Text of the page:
Public talk on “Kastelli hill in Khania, Crete. The palatial centre of Kydonia during the 14th and 13th century B.C." - Ανοικτό Πανεπιστήμιο Κύπρου - Open University of Cyprus

Public talk on “Kastelli hill in Khania, Crete. The palatial centre of Kydonia during the 14th and 13th century B.C."

The Open University of Cyprus (OUC) (Undergraduate Programme “Studies in Hellenic Culture”) and Aegeus Society invites you to the public online lecture: “Kastelli hill in Khania, Crete. The palatial centre of Kydonia during the 14th and 13th century B.C.” by Maria Andreadaki-Vlazaki, Honorary General Director of Antiquities and Cultural Heritage.

The lecture, which will be delivered in Greek, will take place online on Friday, 3 June 2022 at 19:00 pm (EEST) and can be viewed by following the link: https://bit.ly/3NrENLl

The excavations in Khania have strengthened the view that Minoan Kydonia is in the same place where the modern city developed. The origins of the city in the pre-Hellenic mythological background intersect with the evidence from the palimpsests of archaeological layers, which were brought to light from beneath the modern crowded and cosmopolitan city. Located in a dominant position in relation to the natural port to the north and the plain of Khania to the south, the low hill of Kastelli was selected from the beginning as the most suitable location for the establishment of the first organized residential core and the later Minoan palace.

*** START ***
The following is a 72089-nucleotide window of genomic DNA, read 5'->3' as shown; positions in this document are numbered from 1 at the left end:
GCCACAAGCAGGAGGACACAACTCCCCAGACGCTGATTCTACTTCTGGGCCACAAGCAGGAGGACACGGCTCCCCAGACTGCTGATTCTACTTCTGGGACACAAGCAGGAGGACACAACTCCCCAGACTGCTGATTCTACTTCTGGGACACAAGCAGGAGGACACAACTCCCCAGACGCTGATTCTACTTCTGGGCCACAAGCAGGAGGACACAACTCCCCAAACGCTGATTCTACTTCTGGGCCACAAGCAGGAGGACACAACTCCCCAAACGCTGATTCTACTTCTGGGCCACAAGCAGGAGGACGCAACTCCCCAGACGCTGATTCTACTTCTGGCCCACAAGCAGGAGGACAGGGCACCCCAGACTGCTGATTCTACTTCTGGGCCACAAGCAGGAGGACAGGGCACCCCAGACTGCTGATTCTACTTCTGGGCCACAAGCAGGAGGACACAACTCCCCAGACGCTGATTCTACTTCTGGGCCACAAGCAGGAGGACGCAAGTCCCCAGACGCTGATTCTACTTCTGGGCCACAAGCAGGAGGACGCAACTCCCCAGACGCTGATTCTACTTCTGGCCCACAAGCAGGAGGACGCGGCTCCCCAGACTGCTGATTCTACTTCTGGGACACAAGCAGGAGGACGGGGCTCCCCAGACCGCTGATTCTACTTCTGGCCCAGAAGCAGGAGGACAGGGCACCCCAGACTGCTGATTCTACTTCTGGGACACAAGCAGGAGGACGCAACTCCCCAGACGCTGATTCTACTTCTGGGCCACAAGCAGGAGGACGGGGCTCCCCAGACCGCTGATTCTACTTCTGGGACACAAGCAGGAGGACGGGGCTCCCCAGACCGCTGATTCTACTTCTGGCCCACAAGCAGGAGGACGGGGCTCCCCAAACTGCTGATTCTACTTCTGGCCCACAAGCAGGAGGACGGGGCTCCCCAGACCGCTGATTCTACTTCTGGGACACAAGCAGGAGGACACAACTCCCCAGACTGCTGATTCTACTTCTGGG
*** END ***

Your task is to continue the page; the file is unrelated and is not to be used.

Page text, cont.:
In the years following the eruption of the volcano of Thera in around 1450 B.C., there was a convergence of Minoan and Mycenaean elements in Kydonia. The fact is that after 1450 B.C., a new administration was established in Knossos and Kydonia and typical Mycenaean customs were adopted simultaneously in Central and Western Crete. During this penultimate phase of the Minoan civilization, which today is commonly referred to as the final palatial, the third palatial, or the Mycenaean; in Kydonia the Mycenaean influence was more intense and a new palace was founded. The location of Khania as the closest Cretan city to the centers of the Peloponnese and mainland Greece certainly played a decisive role in this process.

The city's contacts through trade were not only limited to the rest of Crete, mainland Greece, and the Cyclades though. The study of pottery has traced connections with Cyprus, Canaan, Syria, Egypt, Italy and Sardinia, documenting the existence of an extensive trade network along well-established sea routes. Around 1250 B.C. (LΜ ΙΙΙΒ1), a catastrophic earthquake and the activation of a fault that runs through the foothills of the hill of Kastelli caused the destruction of the palace. Particular mention is made of the ritual sacrifice that took place in the ruins of the palace in the area of ​​the fault and of the riveting image of the fault itself.